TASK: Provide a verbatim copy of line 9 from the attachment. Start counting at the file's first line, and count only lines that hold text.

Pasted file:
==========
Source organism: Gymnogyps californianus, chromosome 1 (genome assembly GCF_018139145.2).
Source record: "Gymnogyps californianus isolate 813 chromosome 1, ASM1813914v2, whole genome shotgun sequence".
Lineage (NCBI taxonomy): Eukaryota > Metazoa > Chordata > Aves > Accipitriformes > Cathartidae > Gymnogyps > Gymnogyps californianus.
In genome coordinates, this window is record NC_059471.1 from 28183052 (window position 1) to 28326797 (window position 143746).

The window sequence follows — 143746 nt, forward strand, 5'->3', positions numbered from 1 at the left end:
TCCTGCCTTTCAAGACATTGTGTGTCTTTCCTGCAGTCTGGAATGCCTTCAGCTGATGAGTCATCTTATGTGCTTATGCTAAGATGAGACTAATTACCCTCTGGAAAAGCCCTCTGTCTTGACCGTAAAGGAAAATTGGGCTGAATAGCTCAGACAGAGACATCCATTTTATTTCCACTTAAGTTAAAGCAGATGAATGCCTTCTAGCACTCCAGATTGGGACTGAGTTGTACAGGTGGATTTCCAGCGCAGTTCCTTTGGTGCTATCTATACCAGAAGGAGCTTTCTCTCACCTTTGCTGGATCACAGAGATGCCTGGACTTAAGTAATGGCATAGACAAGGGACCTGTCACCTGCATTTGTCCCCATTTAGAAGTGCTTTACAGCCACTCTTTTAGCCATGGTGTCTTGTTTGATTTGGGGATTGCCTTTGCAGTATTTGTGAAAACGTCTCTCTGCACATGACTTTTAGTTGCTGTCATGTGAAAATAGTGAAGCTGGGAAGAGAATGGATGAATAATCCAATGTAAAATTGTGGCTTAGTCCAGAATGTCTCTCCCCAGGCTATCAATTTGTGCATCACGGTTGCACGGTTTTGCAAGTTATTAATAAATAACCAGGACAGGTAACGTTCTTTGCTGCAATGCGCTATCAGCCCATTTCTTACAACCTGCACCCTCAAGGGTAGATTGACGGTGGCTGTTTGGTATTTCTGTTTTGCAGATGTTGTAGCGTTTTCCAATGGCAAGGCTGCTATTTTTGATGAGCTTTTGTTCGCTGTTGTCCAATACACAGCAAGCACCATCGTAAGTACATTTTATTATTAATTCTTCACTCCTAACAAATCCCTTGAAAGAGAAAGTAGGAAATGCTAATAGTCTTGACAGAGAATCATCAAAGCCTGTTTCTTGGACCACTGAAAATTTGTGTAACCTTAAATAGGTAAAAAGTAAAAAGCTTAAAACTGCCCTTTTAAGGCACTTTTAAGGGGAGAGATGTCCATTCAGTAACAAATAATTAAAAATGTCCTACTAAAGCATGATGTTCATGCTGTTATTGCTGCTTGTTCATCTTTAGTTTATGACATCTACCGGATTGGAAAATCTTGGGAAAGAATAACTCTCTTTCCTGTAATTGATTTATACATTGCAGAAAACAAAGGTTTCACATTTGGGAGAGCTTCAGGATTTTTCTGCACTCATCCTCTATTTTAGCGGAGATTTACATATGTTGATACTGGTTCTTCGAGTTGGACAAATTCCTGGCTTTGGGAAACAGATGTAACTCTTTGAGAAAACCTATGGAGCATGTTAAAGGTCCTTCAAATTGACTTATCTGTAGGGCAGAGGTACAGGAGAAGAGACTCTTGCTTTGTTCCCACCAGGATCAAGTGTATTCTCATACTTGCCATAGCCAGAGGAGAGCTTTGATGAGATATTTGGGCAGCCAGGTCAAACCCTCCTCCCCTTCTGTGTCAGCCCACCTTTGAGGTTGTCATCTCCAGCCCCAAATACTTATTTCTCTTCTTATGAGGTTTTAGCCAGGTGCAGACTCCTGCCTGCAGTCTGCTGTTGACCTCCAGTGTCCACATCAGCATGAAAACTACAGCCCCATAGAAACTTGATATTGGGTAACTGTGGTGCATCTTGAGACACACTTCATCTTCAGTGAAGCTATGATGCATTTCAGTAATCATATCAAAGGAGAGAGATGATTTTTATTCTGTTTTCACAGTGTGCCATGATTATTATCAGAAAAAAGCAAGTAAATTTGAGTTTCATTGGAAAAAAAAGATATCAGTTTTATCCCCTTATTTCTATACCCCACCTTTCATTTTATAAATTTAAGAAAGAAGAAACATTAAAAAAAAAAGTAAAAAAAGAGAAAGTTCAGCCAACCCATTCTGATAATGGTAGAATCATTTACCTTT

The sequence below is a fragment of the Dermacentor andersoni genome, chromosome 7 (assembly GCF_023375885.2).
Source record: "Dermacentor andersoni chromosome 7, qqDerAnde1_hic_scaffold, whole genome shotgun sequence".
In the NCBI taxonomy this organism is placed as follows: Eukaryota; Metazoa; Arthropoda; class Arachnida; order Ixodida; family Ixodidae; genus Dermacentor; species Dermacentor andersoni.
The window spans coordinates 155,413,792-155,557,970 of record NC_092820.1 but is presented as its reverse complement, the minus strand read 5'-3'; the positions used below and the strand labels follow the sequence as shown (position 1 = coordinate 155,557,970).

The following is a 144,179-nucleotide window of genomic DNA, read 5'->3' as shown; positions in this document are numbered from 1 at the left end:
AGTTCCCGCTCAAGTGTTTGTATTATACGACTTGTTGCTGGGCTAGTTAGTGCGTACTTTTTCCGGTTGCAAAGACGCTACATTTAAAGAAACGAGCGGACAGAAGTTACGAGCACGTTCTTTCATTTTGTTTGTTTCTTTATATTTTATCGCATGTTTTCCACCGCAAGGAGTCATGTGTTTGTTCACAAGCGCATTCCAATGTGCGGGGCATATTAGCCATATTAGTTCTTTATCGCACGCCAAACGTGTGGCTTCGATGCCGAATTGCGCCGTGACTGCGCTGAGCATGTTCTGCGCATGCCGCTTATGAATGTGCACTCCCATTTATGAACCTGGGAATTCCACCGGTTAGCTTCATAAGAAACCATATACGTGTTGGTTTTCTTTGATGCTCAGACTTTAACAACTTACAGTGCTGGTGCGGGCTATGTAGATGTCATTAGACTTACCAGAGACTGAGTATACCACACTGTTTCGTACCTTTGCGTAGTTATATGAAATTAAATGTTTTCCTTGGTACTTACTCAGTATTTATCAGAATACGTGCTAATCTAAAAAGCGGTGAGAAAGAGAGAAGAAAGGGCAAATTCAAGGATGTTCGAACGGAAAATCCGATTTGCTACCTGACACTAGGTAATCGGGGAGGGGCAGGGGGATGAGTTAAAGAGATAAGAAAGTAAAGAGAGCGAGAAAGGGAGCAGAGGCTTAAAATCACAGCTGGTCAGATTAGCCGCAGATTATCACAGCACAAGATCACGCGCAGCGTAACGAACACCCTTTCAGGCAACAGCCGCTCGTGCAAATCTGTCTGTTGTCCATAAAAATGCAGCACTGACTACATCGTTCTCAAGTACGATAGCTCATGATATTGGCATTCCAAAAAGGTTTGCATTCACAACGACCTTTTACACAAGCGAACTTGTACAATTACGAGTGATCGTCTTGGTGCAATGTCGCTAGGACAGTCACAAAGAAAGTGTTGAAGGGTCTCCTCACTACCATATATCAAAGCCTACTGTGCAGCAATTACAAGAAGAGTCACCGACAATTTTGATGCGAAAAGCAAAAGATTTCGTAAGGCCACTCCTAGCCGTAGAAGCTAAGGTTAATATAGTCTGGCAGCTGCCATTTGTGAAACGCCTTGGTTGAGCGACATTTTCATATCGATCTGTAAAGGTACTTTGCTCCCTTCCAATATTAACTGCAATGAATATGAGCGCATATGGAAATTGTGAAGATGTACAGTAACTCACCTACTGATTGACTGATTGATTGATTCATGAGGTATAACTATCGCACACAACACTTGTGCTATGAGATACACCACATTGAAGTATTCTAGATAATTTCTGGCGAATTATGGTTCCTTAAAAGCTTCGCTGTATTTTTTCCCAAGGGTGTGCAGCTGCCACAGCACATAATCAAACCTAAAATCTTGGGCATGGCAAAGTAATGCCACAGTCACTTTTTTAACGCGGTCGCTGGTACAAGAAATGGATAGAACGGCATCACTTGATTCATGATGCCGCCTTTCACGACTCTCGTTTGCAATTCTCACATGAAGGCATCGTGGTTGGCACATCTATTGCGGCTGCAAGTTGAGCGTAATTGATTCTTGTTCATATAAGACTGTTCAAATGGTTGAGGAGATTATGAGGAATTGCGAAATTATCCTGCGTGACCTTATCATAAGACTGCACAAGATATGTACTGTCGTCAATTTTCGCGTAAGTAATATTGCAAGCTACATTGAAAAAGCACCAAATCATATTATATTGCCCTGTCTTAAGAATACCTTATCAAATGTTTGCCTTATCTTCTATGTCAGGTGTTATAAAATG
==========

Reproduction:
In the NCBI taxonomy this organism is placed as follows: Eukaryota; Metazoa; Arthropoda; class Arachnida; order Ixodida; family Ixodidae; genus Dermacentor; species Dermacentor andersoni.